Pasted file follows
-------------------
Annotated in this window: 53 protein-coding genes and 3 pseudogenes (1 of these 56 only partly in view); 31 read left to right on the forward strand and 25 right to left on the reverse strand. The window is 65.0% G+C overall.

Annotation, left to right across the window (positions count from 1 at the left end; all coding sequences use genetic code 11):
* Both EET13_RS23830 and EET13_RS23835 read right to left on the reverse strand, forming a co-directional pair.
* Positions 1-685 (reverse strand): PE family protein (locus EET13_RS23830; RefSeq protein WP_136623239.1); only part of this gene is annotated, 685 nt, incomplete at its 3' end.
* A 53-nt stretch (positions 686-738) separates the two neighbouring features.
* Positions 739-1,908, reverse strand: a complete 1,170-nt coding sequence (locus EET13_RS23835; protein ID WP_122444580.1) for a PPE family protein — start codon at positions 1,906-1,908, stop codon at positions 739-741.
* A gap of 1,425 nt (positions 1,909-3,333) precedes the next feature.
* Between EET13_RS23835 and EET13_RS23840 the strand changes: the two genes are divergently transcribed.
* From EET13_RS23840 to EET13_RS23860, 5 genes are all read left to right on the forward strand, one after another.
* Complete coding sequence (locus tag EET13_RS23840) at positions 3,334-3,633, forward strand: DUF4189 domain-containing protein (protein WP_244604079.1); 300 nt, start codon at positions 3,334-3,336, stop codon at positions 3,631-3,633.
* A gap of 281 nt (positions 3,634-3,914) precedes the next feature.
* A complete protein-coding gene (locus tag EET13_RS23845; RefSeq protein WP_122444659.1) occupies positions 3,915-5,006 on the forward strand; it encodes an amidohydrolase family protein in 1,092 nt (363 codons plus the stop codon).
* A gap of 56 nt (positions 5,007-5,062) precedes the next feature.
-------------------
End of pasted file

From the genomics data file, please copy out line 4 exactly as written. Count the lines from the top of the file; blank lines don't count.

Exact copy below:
* Positions 1-685 (reverse strand): PE family protein (locus EET13_RS23830; RefSeq protein WP_136623239.1); only part of this gene is annotated, 685 nt, incomplete at its 3' end.